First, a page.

Eli5 I don’t know how many people experience this, but when you suddenly watch a clock, and watch that one tick of the “second” hand, is it just me or does it actually take longer than a second is supposed to? Why?


Why does this happen? It usually seems to pause for a bit and then continue. Can someone please explain why?

In: Other

When the eye moves quickly (called saccade), the brain pays attention to the initial and final image, ignoring what is between. Instead it fills the gap of the eye movement with the final image, making it last a little longer.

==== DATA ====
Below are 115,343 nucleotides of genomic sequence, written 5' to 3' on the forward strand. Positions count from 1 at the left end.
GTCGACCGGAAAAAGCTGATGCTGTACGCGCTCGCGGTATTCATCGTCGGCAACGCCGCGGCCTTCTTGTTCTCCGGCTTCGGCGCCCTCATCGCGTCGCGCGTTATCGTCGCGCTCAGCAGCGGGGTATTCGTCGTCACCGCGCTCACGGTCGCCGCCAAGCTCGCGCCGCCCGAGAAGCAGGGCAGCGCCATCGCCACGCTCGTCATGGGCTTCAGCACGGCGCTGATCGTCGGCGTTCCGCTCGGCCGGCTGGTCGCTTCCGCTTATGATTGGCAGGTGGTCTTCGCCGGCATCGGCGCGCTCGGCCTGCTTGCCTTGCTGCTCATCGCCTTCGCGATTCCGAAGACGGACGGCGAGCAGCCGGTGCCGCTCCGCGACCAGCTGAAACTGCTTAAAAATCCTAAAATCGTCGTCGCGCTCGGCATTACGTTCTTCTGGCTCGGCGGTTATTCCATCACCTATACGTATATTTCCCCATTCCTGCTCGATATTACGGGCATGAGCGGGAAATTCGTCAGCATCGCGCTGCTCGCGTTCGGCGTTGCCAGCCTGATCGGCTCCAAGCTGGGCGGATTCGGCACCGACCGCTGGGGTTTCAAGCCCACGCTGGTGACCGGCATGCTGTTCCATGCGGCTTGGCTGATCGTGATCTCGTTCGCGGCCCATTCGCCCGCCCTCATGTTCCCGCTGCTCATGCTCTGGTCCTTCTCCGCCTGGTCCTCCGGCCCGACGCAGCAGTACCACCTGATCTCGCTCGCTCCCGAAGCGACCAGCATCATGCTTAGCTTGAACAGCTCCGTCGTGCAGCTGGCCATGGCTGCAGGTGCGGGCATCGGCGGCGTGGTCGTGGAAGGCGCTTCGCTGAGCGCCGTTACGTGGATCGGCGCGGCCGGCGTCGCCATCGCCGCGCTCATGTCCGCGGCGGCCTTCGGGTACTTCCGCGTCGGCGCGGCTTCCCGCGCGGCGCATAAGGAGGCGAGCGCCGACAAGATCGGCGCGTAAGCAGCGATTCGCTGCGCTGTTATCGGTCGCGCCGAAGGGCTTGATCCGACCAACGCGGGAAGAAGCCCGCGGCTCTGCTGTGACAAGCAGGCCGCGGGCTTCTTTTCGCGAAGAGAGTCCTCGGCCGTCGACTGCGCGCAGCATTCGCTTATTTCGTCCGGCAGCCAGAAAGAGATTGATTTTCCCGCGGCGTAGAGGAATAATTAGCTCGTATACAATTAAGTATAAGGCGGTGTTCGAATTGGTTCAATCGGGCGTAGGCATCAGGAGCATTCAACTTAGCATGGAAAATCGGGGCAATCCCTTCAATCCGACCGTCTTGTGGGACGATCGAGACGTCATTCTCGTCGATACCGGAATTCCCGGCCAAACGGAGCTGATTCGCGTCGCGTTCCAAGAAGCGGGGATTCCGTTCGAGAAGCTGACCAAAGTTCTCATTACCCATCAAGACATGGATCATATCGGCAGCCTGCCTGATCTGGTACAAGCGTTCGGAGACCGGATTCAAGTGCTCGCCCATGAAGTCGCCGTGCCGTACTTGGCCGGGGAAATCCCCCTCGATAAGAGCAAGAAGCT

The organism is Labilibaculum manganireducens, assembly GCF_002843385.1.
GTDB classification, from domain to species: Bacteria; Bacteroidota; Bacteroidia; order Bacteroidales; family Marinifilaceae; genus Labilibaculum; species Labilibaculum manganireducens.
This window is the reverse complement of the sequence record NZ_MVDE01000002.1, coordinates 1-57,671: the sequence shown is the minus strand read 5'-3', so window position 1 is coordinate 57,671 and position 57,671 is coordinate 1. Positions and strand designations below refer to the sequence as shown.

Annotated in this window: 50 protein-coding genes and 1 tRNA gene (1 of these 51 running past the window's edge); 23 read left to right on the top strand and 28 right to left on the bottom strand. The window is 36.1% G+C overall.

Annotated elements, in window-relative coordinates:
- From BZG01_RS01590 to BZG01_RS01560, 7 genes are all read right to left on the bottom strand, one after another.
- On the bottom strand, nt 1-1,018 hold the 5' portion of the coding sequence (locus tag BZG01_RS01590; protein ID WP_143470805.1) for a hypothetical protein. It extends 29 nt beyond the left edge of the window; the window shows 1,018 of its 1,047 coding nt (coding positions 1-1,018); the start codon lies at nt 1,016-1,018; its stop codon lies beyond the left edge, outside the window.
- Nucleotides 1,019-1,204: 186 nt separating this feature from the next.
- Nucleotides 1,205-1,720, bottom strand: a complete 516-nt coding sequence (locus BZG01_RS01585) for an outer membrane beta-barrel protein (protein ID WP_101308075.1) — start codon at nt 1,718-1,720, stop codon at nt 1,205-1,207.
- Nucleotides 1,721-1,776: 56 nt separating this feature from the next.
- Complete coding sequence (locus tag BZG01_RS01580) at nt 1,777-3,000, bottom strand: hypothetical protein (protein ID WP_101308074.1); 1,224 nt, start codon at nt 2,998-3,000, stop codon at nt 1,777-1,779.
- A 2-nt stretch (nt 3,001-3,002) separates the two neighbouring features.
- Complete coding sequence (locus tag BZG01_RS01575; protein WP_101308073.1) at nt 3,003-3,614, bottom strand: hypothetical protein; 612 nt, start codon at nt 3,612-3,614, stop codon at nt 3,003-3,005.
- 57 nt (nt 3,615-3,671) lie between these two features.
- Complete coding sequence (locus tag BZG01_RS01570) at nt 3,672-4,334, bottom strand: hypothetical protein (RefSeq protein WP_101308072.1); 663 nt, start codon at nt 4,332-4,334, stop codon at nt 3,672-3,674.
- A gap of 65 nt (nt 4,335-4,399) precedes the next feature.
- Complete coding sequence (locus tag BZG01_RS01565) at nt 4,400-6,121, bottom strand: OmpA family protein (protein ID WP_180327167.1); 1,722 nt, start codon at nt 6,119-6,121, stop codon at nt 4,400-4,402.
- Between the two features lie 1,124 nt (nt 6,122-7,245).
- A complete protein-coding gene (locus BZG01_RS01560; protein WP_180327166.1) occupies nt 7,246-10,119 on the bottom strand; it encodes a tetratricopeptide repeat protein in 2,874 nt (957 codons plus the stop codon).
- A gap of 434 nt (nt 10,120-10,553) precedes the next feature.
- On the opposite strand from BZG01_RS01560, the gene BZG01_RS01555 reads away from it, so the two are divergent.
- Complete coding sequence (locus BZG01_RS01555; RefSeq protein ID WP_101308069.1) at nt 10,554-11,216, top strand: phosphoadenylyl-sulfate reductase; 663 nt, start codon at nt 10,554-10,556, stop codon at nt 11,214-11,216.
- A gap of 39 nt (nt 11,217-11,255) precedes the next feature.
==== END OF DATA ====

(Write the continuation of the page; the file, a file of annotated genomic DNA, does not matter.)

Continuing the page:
This is called [Chronostasis](https://en.wikipedia.org/wiki/Chronostasis).

From my understanding, it happens when your eyes move on to a new “target” your brain fills the blur in between your eyes moving with whatever you happen to be looking at by the end. Thus, it feels like the clock stops just as you’re looking at it because your brain just repeated the new image to fill the “blanks”.

It’s called [chronostasis](https://en.m.wikipedia.org/wiki/Chronostasis). Essentially your eye movement would normally create an incomprehensible blurry image. Your brain drops this blurry image and then covers up the gap with an image of the next thing you look at, the second hand on your clock in this case.